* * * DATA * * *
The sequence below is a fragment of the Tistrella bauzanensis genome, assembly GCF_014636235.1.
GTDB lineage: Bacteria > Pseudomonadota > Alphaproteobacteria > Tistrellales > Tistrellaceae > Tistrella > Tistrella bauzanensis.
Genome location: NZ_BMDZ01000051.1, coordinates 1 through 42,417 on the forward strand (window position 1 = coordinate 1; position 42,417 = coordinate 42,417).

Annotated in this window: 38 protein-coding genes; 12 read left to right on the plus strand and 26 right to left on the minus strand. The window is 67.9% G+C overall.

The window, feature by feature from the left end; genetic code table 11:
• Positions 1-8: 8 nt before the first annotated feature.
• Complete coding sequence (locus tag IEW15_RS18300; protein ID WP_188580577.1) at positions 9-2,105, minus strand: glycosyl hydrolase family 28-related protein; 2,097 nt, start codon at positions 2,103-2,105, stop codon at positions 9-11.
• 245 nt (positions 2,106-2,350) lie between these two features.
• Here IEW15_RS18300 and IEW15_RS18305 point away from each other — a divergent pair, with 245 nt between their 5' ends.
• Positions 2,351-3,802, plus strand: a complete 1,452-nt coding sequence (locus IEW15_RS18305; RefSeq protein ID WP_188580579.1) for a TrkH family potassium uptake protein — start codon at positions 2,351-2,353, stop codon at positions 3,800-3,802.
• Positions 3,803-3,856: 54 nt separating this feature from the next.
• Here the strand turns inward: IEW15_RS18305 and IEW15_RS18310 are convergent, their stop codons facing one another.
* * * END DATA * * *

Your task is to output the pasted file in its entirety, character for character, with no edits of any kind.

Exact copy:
The sequence below is a fragment of the Tistrella bauzanensis genome, assembly GCF_014636235.1.
GTDB lineage: Bacteria > Pseudomonadota > Alphaproteobacteria > Tistrellales > Tistrellaceae > Tistrella > Tistrella bauzanensis.
Genome location: NZ_BMDZ01000051.1, coordinates 1 through 42,417 on the forward strand (window position 1 = coordinate 1; position 42,417 = coordinate 42,417).

Annotated in this window: 38 protein-coding genes; 12 read left to right on the plus strand and 26 right to left on the minus strand. The window is 67.9% G+C overall.

The window, feature by feature from the left end; genetic code table 11:
• Positions 1-8: 8 nt before the first annotated feature.
• Complete coding sequence (locus tag IEW15_RS18300; protein ID WP_188580577.1) at positions 9-2,105, minus strand: glycosyl hydrolase family 28-related protein; 2,097 nt, start codon at positions 2,103-2,105, stop codon at positions 9-11.
• 245 nt (positions 2,106-2,350) lie between these two features.
• Here IEW15_RS18300 and IEW15_RS18305 point away from each other — a divergent pair, with 245 nt between their 5' ends.
• Positions 2,351-3,802, plus strand: a complete 1,452-nt coding sequence (locus IEW15_RS18305; RefSeq protein ID WP_188580579.1) for a TrkH family potassium uptake protein — start codon at positions 2,351-2,353, stop codon at positions 3,800-3,802.
• Positions 3,803-3,856: 54 nt separating this feature from the next.
• Here the strand turns inward: IEW15_RS18305 and IEW15_RS18310 are convergent, their stop codons facing one another.